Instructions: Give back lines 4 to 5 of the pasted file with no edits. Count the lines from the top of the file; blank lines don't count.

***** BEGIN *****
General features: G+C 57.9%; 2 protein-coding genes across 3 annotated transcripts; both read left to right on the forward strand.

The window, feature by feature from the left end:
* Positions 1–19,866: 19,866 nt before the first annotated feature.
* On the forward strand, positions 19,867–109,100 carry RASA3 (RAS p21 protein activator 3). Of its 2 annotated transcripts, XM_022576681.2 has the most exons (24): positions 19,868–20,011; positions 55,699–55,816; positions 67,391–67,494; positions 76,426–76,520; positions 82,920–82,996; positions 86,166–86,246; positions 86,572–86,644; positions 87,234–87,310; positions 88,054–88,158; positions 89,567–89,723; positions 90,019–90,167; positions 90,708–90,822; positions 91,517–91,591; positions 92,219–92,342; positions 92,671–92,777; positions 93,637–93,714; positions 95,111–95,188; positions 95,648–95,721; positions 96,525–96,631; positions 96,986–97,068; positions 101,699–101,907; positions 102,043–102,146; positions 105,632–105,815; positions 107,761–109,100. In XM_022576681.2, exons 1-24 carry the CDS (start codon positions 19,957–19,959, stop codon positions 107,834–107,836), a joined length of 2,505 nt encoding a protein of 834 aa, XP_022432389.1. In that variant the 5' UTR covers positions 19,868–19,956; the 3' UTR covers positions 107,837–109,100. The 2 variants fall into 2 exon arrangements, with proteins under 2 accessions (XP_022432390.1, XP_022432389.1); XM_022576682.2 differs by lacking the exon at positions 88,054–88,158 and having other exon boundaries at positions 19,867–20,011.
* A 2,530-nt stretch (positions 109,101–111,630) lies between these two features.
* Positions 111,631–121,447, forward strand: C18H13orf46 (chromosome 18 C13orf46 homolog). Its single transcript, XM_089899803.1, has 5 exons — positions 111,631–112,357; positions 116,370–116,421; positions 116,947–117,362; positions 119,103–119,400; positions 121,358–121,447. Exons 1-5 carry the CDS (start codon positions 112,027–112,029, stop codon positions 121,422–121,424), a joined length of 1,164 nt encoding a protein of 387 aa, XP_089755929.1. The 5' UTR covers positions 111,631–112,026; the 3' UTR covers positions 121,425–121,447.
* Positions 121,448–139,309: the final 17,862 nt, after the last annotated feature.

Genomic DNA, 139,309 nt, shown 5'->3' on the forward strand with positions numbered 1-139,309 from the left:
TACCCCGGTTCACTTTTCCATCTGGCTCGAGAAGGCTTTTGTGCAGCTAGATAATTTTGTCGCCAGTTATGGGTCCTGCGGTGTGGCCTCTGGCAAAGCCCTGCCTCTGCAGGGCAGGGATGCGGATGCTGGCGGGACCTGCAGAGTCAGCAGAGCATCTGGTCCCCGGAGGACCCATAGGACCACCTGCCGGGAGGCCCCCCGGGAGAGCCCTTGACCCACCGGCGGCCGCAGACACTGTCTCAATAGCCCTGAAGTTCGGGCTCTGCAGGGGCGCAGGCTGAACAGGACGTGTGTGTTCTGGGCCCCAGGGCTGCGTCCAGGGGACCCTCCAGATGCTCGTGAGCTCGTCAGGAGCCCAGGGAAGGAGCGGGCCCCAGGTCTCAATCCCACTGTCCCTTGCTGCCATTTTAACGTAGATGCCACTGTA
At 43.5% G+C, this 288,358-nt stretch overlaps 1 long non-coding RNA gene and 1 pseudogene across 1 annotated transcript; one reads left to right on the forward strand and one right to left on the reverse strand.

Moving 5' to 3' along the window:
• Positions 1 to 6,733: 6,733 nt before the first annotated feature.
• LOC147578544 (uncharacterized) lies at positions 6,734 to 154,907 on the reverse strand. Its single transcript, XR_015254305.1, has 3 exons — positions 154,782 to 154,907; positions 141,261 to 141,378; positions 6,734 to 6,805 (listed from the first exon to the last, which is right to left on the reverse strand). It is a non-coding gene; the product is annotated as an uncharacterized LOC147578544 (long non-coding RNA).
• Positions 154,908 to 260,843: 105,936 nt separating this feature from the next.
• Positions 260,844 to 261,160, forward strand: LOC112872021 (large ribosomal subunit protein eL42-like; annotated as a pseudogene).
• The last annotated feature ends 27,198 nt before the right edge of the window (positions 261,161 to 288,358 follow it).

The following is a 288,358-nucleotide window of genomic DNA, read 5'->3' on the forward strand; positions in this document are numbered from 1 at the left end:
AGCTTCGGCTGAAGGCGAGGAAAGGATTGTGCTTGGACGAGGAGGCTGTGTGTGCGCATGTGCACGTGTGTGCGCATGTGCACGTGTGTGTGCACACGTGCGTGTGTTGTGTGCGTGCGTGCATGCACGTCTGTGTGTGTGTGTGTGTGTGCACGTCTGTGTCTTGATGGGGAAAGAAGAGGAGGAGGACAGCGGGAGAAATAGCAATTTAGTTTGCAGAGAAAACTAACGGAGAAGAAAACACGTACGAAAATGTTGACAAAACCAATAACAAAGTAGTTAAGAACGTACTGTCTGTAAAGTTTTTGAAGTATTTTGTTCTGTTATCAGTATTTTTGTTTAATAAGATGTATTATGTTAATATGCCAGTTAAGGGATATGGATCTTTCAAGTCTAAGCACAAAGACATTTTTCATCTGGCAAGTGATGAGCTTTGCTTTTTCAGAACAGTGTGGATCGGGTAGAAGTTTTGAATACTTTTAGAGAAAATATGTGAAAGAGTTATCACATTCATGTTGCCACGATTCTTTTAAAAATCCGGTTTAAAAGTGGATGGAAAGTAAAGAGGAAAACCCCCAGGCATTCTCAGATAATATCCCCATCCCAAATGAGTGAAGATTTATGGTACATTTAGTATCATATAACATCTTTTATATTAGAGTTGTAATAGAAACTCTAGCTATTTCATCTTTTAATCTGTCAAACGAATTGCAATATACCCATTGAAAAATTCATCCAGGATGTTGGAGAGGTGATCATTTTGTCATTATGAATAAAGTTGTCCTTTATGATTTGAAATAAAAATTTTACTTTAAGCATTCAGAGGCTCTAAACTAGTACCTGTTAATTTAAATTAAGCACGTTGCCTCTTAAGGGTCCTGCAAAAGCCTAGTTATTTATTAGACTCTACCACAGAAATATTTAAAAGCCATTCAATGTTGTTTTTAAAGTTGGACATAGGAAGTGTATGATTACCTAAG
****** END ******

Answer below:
* On the forward strand, positions 19,867–109,100 carry RASA3 (RAS p21 protein activator 3). Of its 2 annotated transcripts, XM_022576681.2 has the most exons (24): positions 19,868–20,011; positions 55,699–55,816; positions 67,391–67,494; positions 76,426–76,520; positions 82,920–82,996; positions 86,166–86,246; positions 86,572–86,644; positions 87,234–87,310; positions 88,054–88,158; positions 89,567–89,723; positions 90,019–90,167; positions 90,708–90,822; positions 91,517–91,591; positions 92,219–92,342; positions 92,671–92,777; positions 93,637–93,714; positions 95,111–95,188; positions 95,648–95,721; positions 96,525–96,631; positions 96,986–97,068; positions 101,699–101,907; positions 102,043–102,146; positions 105,632–105,815; positions 107,761–109,100. In XM_022576681.2, exons 1-24 carry the CDS (start codon positions 19,957–19,959, stop codon positions 107,834–107,836), a joined length of 2,505 nt encoding a protein of 834 aa, XP_022432389.1. In that variant the 5' UTR covers positions 19,868–19,956; the 3' UTR covers positions 107,837–109,100. The 2 variants fall into 2 exon arrangements, with proteins under 2 accessions (XP_022432390.1, XP_022432389.1); XM_022576682.2 differs by lacking the exon at positions 88,054–88,158 and having other exon boundaries at positions 19,867–20,011.
* A 2,530-nt stretch (positions 109,101–111,630) lies between these two features.